Posts Tagged ‘coffee’

Can Coffee Help Prevent Obesity?

Wednesday, November 26th, 2014

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A new study published in Pharmecutical Research concluded that a chemical commonly found in coffee may help prevent some of the damaging effects of obesity. Specifically, chlorogenic acid (CGA) found in coffee significantly reduces insulin resistance and accumulation of fat in the livers of mice who were fed a high fat diet. This compound that is found in great abundance in coffee is also found in fruits and vegetables like apples, pears, tomatoes and blueberries.

Two side effects of obesity in addition to weight geinare increased insulin resistance and the accumulation of fat in the liver that can lead to diabetes and poor liver function.  To test the effects of CGA a group of mice were fed a high fat iet for 15 wqeeks and were also injected with a CGA solution twice weekly. Findings showed that the CGA not only effectively prevented weight gaij, but also helped maintaihn normal blood pressure and healthy liver composition. The researchers said “CGA is a powerful antioxidant that reducesinflammation….A lot of evidence suggests that obesity-related diseases are caused by chronic inflammation. so if we can control that, we can hopefully ofset some of the negative effects of excessive weight gain.”

Can Coffee Help Prevent Recurrence of Breast Cancer?

Wednesday, May 1st, 2013

logo1267406_mdMail Online reports on research at Lund University in Sweden that concluded that drinking  coffee could decrease the risk of breast cancer recurring in women taking  the widely used drug Tamoxifen. Patients who took the pill along with two or more cups of coffee daily, reported less than half the rate of cancer recurrence, compared to those taking Tamoxifen with one or less cups of coffee daily. -Six hundred breast cancer patients in southern Sweden were followed for an average of 5 years. Approximately 300 took  Tamoxifen that reduces the risk of new tumors by blocking  estrogen receptors. However, it is unknown how the coffee interacts with treatment to reduce recurrence. One theory is that the coffee activates the Tamoxifen to make it more effective. More research is needed to confirm this observational study.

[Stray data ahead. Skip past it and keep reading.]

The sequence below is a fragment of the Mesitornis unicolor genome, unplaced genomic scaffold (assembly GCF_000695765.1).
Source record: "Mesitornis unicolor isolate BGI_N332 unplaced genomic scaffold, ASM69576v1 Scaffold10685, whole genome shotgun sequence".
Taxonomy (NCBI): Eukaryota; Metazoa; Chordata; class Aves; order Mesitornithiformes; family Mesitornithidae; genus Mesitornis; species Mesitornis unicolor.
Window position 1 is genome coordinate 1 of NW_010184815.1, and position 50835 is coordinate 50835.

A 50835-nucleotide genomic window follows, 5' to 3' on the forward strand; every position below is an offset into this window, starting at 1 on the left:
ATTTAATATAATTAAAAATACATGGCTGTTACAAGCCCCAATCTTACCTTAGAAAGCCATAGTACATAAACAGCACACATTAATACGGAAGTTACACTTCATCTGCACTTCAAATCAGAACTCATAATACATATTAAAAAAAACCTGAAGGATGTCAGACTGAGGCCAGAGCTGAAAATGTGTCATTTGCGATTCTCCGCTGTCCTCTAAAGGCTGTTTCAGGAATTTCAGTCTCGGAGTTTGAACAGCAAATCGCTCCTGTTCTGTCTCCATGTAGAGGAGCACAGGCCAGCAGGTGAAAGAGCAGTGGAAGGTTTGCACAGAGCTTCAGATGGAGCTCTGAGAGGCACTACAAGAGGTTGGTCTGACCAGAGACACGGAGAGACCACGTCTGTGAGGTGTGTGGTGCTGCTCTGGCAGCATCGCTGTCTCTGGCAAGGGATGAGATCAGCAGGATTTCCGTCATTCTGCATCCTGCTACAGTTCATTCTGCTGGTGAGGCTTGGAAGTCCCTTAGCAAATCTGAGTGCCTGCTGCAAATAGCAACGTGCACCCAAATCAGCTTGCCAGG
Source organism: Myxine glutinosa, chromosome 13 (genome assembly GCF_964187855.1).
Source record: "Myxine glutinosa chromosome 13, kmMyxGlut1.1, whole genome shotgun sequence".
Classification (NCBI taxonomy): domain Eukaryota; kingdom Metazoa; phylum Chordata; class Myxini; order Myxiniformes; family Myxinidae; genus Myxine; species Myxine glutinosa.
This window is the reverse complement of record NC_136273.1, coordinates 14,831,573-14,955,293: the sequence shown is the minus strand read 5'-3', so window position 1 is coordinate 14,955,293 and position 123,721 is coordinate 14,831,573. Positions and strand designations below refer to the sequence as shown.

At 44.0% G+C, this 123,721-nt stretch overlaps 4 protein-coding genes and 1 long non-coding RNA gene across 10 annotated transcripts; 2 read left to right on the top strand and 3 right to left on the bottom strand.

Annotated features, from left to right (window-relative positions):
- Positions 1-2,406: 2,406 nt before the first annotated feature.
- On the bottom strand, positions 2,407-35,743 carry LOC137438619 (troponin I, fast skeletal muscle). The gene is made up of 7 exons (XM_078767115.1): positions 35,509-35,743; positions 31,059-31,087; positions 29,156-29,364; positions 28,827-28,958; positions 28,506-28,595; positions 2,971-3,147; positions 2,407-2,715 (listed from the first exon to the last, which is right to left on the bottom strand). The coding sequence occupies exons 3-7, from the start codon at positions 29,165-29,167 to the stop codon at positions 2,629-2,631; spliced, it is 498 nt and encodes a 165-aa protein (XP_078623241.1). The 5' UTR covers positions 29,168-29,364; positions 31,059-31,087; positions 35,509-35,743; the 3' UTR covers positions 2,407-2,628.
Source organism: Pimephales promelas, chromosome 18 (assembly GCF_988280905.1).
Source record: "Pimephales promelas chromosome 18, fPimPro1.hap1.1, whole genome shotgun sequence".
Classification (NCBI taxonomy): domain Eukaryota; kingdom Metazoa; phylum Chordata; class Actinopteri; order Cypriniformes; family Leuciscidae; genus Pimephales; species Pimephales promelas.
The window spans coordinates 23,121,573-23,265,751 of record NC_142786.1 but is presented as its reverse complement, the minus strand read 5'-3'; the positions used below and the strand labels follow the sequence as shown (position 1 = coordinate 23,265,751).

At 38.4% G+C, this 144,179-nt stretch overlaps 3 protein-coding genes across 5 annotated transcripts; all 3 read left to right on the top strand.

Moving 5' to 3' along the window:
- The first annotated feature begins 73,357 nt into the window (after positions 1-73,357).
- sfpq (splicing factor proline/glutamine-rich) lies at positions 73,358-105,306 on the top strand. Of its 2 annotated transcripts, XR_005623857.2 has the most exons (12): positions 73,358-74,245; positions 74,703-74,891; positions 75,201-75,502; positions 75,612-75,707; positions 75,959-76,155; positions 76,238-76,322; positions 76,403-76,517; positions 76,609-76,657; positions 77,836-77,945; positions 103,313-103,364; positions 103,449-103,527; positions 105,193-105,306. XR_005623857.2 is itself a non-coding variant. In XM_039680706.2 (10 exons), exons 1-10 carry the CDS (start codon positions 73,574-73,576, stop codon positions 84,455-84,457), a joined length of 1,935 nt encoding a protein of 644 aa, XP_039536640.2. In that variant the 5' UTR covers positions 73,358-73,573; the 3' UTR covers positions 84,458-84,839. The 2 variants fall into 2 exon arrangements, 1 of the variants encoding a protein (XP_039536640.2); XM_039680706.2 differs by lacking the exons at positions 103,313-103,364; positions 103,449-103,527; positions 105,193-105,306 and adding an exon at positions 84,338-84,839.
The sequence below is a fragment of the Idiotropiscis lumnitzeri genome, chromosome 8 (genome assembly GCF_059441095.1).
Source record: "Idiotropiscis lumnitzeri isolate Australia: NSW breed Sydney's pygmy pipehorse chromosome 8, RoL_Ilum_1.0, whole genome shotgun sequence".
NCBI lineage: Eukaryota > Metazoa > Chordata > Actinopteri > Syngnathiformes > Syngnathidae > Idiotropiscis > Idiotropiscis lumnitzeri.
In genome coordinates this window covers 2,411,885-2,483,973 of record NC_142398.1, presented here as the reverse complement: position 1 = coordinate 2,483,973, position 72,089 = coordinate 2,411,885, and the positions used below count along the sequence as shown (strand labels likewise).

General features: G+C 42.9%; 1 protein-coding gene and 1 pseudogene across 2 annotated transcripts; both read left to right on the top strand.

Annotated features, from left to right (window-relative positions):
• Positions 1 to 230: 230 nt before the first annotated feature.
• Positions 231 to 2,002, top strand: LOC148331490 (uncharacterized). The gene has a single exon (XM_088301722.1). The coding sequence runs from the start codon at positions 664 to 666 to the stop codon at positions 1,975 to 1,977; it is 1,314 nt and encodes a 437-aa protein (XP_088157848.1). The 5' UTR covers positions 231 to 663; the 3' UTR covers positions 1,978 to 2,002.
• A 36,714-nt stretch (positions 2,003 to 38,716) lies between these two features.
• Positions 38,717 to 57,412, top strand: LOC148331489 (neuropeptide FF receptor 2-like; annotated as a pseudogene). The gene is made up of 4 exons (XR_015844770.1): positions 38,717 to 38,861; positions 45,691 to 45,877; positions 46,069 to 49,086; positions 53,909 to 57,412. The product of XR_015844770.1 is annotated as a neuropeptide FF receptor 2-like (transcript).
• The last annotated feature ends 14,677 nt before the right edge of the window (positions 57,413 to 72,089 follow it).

Heavy Coffee Intake Reduces Breast Cancer Risk According to New Study

Wednesday, May 18th, 2011

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A new study reported in Breast Cancer Research online concluded that women who drank at least five cups of coffee daily had a significantly reduced risk of postmenopausal breast cancer However, this association was most strongly observed with ER-negative (estrogen receptor) tumors.

Previous studies have had contradictory results on the association of coffee drinking and breast cancer. Thus, this study included both a large Swedish Study population and a large validation German Study population. The case-controlled studies included 2,818 postmenopausal women with breast cancer and 3,111 age-matched controls. All women were between age 50 and 74, born in Sweden, and living there between 1993 and 1995. The validation German study included 3,464 patients with cancer and 6,657 age-matched controls. Information on breast cancer risk factors, lifestyle factors, and socioeconomic variables were provided by all participants. The strongest association of all risk factors for breast cancer was for heavy coffee drinking and ER-negative breast cancer. The combination of heavy coffee drinking and ER-negative tumors resulted in a 57% reduction in the risk for breast cancer. Analysis of the validation German data confirmed that heavy coffee drinking had a protective effect for ER-negative tumors.

Coffee and Prostate Cancer

Friday, January 8th, 2010

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At last some good news for males who love their daily coffee. Researchers at the American Association for Cancer Research Frontiers in Cancer Prevention Research Conference in December reported that men with a higher daily coffee intake had a significantly lower risk of advanced and lethal prostate cancer. Coffee contains antioxidants, minerals and caffeine which could impact cancer risk.
Researchers from Harvard Medical School’s Channing Laboratory and School of Public Health. and from McGill University evaluated data from around 50,000 participants in the Health Professionals Follow-Up Study.
Regular and decaffeinated coffee intake was evaluated in 1986 and every 4 years thereafter until 2006. During that period 4,975 men developed prostate cancer.
Those who drank 6 or more cups of coffee daily had a 19% lower risk of prostate cancer compared with those who did not drink coffee so there was a small protective effect for the coffee drinkers. However, for advanced and fatal cancer rates the risk of each was 59% lower in men who consumed the most coffee and among those who never smoked the risk was 89% lower. Results were similar for regular and decaffeinated coffee. These results are potentially important and should be confirmed by other studies.